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Wednesday, March 16, 2011

The Fairness of Tanning*

(c) Flickr user MartinaYach
There was a time when all you’d use Fair&Lovely for was to get married. But Fair&Lovely grew with time; now you want to be fair not only to get married but also to get back at a boy who’s been ignoring you all this while (obviously because you were dark) and to get a job (especially if you are interested in becoming a model or an air hostess). And now Fair&Lovely has discovered that boys might want to be fair too in order to win girls, so they have been blessed with Fair&Handsome. No more stealthy use of your sister’s or bhabhi’s fairness cream! Quite often termed Indian’s ‘colonial mentality’, the obsession with being fair (read beautiful) afflicts us to this day.

On the other hand, ‘tanned’ skin seems to be all the rage in Europe and America. I have seen tourists baking themselves in the scorching heat of India to get that ‘tan’. I believe part of that is aimed at going back to the home country and enticing reactions such as “Oh, you look so tanned! Where have you been?” which obviously helps to brag about the ‘adventurous’ holiday in the dark Orient.
I was aware that the ‘bronze look’ is catching up in the West but it was only after I came to London that I discovered how huge the tanning industry actually is! The risk of cancer doesn’t seem to dampen spirits either. Is it the ‘imperialist fantasy’ of the sexually charged and promiscuous Oriental Other that fuels the tanning industry?

Some would argue that both the industries (fairness and tanning) are exact equivalents — both capable of imparting Otherness; both products of consumerism targeting women as their biggest potential market; both make women believe that they have to change their skin colour to be more attractive and ‘appealing’. But leaving aside the health risks involved in the process of changing one’s skin colour, somehow the idea of Westerners trying to make themselves dark does not seem as offensive as the constant bombarding of adverts for fairness creams on Indian television. I have never been able to accept that both industries have the same implications.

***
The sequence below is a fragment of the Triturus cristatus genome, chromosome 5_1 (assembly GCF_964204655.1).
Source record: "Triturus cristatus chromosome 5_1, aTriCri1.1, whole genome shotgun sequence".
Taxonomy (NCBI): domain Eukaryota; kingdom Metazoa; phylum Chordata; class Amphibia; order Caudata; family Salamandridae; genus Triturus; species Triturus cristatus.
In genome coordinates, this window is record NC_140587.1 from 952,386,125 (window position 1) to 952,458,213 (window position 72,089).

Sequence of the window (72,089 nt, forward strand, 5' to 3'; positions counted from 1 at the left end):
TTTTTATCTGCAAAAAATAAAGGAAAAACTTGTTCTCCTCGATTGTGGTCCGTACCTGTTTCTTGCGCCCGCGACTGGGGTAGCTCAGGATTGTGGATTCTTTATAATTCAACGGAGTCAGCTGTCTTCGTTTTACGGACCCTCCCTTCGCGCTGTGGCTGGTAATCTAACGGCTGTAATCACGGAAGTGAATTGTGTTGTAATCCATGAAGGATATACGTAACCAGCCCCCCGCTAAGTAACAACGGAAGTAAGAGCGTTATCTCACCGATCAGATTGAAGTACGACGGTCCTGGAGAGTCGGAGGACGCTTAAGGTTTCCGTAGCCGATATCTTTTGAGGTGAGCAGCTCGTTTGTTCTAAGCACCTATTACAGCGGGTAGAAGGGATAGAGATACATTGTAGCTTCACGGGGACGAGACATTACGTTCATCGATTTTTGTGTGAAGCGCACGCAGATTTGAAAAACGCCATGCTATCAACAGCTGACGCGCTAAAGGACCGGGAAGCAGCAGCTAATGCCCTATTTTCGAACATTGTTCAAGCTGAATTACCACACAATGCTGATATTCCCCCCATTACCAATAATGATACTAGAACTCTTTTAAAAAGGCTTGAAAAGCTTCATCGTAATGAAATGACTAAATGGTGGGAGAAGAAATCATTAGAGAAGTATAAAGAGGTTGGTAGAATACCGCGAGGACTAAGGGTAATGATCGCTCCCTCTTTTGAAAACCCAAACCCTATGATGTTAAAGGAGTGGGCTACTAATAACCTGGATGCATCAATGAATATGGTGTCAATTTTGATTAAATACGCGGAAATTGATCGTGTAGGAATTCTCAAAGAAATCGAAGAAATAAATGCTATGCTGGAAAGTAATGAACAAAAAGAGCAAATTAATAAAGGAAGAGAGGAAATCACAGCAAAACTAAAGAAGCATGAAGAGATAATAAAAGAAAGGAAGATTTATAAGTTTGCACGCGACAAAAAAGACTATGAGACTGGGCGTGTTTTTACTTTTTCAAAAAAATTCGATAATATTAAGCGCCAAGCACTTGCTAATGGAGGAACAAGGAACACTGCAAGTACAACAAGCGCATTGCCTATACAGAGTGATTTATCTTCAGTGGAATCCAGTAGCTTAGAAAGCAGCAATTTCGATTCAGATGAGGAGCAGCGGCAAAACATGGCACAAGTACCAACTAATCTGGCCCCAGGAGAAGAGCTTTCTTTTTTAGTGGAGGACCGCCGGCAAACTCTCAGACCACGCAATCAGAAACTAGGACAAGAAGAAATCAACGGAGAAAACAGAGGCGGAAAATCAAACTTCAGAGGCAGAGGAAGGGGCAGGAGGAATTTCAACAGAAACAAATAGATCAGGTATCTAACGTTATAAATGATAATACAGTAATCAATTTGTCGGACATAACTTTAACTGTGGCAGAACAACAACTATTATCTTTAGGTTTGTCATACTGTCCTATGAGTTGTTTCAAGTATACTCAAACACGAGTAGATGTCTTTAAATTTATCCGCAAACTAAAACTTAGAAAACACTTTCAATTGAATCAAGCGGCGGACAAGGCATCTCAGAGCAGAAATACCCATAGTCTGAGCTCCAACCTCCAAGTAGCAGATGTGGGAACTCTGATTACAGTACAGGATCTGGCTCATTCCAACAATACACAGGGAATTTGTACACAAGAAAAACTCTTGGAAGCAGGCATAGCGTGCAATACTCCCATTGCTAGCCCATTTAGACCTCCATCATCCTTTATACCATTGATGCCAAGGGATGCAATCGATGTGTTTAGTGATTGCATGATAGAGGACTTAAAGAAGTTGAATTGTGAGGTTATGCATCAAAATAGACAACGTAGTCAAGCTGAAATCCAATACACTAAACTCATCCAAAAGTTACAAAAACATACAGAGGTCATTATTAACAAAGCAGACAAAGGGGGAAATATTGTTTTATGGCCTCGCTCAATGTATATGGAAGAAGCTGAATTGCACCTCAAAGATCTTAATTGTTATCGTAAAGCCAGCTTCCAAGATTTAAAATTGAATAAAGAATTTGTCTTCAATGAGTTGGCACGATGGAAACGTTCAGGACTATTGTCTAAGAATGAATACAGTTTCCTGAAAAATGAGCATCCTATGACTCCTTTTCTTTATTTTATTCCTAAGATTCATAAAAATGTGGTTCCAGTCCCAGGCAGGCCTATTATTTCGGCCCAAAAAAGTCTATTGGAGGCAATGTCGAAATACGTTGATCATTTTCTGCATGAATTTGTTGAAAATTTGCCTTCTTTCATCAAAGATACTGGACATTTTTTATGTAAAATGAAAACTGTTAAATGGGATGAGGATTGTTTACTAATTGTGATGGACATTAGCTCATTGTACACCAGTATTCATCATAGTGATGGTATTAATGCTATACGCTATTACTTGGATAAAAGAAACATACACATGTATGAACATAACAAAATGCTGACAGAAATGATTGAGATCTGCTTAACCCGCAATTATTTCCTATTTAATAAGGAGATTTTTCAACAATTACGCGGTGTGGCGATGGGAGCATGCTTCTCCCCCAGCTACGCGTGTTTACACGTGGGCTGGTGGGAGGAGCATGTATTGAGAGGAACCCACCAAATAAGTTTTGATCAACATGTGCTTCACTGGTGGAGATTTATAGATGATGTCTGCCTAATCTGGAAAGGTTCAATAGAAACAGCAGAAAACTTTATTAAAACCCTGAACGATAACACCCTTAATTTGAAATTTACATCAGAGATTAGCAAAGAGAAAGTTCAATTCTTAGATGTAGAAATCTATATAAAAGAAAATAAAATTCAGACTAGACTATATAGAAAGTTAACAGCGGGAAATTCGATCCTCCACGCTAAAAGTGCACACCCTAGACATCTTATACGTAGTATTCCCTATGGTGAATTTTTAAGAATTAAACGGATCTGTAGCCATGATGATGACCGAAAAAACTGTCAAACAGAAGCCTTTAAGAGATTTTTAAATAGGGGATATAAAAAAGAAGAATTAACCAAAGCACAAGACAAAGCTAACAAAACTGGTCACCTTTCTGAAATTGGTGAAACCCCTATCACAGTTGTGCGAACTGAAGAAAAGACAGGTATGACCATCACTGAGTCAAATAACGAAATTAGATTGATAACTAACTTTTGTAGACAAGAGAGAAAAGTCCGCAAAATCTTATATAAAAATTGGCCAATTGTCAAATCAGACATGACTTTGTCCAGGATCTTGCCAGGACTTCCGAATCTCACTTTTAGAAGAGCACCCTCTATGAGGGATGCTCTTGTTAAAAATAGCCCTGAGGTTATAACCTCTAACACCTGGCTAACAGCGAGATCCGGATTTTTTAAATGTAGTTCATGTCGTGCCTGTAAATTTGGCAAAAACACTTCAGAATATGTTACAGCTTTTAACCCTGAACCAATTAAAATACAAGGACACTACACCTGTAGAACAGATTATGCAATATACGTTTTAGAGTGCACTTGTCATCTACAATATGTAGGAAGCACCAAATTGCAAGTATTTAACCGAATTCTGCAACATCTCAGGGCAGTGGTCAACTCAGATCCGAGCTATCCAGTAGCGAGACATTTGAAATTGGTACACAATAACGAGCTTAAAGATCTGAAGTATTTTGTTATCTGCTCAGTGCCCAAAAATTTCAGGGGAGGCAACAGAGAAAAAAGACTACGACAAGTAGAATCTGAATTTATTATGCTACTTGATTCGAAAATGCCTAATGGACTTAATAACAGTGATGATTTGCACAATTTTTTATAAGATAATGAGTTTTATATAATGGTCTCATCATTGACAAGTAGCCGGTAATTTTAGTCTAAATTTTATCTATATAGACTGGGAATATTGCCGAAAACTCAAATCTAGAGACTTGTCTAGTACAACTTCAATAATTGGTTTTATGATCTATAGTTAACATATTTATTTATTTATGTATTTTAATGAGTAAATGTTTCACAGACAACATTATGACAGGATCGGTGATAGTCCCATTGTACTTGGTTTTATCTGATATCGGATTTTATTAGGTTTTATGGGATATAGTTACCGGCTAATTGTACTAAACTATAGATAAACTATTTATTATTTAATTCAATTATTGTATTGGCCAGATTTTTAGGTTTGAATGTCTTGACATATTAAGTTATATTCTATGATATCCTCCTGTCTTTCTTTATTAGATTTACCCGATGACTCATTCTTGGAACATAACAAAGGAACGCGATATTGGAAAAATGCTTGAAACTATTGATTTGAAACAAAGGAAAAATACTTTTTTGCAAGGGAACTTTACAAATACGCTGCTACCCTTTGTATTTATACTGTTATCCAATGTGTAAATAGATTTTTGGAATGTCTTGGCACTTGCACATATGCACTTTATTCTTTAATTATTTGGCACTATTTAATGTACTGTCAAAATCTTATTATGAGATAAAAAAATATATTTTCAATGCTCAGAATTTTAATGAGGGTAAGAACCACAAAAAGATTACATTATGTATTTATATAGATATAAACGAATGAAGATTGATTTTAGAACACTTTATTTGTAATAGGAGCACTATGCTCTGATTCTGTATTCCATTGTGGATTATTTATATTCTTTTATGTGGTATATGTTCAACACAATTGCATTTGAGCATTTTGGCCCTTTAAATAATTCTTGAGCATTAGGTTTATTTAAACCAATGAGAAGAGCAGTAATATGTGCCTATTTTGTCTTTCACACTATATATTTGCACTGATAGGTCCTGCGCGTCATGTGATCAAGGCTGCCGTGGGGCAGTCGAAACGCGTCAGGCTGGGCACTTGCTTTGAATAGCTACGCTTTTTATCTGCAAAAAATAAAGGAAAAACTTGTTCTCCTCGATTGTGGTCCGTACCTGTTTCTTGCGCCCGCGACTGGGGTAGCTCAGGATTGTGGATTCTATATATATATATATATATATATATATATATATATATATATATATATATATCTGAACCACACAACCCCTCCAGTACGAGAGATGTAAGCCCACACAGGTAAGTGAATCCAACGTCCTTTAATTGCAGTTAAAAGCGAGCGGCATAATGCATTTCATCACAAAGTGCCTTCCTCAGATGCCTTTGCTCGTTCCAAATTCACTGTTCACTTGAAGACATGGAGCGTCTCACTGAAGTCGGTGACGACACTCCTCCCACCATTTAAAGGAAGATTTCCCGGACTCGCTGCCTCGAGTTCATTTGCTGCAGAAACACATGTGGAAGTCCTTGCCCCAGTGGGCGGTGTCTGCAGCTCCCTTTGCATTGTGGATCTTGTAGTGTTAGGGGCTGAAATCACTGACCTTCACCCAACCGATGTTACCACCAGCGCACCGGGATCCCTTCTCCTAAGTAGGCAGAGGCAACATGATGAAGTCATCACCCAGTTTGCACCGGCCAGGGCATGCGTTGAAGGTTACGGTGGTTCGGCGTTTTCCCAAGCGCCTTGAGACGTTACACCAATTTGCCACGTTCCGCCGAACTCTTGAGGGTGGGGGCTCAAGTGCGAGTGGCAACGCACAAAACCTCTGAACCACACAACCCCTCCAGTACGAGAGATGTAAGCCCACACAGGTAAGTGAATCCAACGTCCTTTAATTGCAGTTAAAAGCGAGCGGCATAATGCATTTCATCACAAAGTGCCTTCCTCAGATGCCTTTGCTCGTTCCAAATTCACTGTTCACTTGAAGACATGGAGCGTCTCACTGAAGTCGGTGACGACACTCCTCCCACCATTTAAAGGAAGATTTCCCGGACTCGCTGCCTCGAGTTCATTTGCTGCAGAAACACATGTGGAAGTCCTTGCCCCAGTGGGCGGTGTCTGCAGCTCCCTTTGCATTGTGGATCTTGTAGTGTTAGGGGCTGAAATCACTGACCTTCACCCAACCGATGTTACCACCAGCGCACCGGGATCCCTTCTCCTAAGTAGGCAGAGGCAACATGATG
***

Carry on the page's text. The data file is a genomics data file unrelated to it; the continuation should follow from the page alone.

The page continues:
After all, I have never come across a European or American girl who lacks self-confidence and believes she is ugly because she is ‘too fair’. The opposite is not true. There are plenty of Indian girls, who for the sole reason that they are dark (maybe only slightly darker than the ‘average’ colour), have receded into a shell cursing their luck that they were born so. And it is obvious that this debilitation of confidence is caused by the way parents or the society looks at the girl child. A particularly dark Indian girl child is looked upon with pity and a kind of remorse from the moment she lies in her cot because of the long string of societal connotations (and negative implications) attached with the girl’s dark colour. A white girl baby, on the other hand, is not ‘judged’ or considered to be ‘doomed’ for her skin colour per se. Undeniably, as the white girl grows up she may feel the need to be more sexually appealing by changing her skin colour, but that does not make her consider her natural skin colour to be a curse.

The difference is the two situations is the difference between ‘colonial mentality’ and ‘imperialist fantasy’. While tanning, as an imperialist fantasy, does not make white skin colour any inferior, fairness as a colonial mentality, strongly establishes the degraded status of black/brown skin colour. The point being that tanning, as a fashion statement in the West, is not institutionally racist like the fairness propaganda in India is.

But perhaps there is a ray of hope here — the adaptation of tanning or dark skin colour as a fashion statement in the West has been inevitably picking up in the Indian film industry as well, with actors boasting their tanned or bronzed look. However, we are still a long way from rescuing skin colour from the chains of racism and consumerism.

*Originally published on Ultra Violet

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